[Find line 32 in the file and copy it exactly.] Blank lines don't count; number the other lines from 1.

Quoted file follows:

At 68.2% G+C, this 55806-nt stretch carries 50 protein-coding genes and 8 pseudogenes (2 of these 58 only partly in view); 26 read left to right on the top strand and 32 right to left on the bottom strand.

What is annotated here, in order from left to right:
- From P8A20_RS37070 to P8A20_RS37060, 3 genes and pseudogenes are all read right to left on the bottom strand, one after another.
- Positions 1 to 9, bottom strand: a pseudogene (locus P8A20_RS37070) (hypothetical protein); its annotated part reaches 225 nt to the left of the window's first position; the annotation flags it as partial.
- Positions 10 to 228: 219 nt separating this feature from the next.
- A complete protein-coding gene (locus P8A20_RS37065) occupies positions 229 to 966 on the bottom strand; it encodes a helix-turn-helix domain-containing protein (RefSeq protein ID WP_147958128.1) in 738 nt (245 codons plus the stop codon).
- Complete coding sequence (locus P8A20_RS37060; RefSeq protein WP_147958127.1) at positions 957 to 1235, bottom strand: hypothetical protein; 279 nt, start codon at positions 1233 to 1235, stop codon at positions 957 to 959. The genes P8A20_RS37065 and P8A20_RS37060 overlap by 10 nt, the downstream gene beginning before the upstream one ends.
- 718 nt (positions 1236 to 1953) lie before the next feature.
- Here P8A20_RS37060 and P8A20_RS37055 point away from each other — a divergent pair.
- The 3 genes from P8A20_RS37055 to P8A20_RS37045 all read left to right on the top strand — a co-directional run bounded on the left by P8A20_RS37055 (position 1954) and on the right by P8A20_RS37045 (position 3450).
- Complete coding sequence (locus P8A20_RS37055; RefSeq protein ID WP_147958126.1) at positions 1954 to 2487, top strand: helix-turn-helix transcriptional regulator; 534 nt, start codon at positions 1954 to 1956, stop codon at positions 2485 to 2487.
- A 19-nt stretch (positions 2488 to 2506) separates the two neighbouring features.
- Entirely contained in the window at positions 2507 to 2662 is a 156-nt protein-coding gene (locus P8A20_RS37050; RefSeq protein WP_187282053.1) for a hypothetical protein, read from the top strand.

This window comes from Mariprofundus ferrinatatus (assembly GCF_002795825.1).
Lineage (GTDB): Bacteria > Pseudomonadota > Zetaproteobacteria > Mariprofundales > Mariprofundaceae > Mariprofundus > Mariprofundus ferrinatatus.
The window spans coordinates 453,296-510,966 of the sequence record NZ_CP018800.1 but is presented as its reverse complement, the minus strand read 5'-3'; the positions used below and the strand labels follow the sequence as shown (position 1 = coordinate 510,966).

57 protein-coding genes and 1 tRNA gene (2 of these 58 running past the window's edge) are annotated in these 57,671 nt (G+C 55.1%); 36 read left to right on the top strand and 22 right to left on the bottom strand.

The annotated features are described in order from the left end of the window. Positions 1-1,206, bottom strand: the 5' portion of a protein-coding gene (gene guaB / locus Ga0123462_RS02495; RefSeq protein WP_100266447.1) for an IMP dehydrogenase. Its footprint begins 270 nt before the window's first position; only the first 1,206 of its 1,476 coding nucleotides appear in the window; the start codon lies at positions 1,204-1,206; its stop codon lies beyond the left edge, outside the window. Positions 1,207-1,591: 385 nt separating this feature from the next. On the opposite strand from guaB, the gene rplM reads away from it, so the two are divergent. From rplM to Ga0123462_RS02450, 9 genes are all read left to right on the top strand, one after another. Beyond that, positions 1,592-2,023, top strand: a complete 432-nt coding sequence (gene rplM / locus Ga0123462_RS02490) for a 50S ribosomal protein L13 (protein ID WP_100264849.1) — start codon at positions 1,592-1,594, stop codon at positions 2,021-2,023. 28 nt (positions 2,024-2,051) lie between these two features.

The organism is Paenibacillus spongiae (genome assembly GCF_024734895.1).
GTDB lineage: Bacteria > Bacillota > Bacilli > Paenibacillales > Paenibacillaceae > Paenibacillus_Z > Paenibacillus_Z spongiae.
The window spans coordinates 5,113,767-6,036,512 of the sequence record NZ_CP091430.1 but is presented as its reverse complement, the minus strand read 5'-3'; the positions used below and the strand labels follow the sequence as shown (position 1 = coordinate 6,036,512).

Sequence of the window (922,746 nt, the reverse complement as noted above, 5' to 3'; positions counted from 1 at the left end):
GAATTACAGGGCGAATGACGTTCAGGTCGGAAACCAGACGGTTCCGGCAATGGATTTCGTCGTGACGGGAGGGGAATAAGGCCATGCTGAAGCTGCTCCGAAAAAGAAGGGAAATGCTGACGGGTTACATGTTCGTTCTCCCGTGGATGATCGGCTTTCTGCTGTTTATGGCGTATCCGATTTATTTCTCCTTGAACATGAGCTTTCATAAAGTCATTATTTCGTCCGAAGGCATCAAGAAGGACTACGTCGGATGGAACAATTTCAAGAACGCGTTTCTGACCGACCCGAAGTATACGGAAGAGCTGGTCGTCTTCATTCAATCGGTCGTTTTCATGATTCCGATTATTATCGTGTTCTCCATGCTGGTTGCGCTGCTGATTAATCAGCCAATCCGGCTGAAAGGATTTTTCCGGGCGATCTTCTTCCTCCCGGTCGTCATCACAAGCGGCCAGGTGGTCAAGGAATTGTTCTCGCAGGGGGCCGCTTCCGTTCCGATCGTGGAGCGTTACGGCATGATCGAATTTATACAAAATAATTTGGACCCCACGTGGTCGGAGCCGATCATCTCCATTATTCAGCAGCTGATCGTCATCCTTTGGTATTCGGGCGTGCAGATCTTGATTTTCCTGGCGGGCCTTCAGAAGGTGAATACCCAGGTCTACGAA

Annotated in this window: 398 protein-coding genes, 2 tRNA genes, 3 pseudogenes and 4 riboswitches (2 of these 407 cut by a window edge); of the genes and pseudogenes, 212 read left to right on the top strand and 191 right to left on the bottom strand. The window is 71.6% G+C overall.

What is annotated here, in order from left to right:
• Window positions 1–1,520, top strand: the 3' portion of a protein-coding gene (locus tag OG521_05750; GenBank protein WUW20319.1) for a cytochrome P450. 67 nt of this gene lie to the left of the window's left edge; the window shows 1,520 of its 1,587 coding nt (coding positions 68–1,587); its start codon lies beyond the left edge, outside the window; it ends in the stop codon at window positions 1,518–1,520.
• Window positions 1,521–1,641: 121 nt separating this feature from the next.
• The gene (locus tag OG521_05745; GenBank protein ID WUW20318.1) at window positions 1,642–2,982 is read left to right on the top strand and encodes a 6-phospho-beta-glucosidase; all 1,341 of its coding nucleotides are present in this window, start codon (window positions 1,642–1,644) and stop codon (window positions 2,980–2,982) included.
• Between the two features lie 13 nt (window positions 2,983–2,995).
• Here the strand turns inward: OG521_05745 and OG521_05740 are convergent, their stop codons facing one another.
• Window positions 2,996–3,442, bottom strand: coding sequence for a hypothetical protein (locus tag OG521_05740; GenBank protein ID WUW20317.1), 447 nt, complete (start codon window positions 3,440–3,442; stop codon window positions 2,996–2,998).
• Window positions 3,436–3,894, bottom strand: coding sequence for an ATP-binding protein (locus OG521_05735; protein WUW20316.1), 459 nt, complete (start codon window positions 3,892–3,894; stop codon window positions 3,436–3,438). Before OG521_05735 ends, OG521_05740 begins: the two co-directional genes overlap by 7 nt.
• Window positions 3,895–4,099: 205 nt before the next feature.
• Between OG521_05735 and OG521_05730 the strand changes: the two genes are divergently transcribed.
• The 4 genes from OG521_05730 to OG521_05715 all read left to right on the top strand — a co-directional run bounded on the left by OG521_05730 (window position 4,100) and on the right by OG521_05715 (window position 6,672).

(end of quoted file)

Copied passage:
• Window positions 3,436–3,894, bottom strand: coding sequence for an ATP-binding protein (locus OG521_05735; protein WUW20316.1), 459 nt, complete (start codon window positions 3,892–3,894; stop codon window positions 3,436–3,438). Before OG521_05735 ends, OG521_05740 begins: the two co-directional genes overlap by 7 nt.